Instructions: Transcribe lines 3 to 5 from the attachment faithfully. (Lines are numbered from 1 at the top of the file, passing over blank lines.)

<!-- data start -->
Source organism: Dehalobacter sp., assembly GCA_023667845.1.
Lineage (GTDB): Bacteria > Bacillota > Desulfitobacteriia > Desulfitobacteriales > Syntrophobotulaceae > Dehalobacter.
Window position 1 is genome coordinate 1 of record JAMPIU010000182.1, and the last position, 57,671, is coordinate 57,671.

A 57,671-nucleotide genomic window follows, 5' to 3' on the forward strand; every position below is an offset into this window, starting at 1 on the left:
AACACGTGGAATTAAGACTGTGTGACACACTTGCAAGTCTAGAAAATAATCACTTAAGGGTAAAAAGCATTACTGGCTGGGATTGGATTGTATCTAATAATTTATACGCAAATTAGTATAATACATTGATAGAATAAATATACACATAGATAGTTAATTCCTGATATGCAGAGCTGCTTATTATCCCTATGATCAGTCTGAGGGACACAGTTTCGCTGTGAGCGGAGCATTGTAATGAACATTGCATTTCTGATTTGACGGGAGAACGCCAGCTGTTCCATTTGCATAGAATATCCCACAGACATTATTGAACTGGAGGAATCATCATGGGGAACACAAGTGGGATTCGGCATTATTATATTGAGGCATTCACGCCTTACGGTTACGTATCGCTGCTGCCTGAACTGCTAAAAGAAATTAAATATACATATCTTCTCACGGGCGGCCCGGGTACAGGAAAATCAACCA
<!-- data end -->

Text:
Window position 1 is genome coordinate 1 of record JAMPIU010000182.1, and the last position, 57,671, is coordinate 57,671.

A 57,671-nucleotide genomic window follows, 5' to 3' on the forward strand; every position below is an offset into this window, starting at 1 on the left:
AACACGTGGAATTAAGACTGTGTGACACACTTGCAAGTCTAGAAAATAATCACTTAAGGGTAAAAAGCATTACTGGCTGGGATTGGATTGTATCTAATAATTTATACGCAAATTAGTATAATACATTGATAGAATAAATATACACATAGATAGTTAATTCCTGATATGCAGAGCTGCTTATTATCCCTATGATCAGTCTGAGGGACACAGTTTCGCTGTGAGCGGAGCATTGTAATGAACATTGCATTTCTGATTTGACGGGAGAACGCCAGCTGTTCCATTTGCATAGAATATCCCACAGACATTATTGAACTGGAGGAATCATCATGGGGAACACAAGTGGGATTCGGCATTATTATATTGAGGCATTCACGCCTTACGGTTACGTATCGCTGCTGCCTGAACTGCTAAAAGAAATTAAATATACATATCTTCTCACGGGCGGCCCGGGTACAGGAAAATCAACCA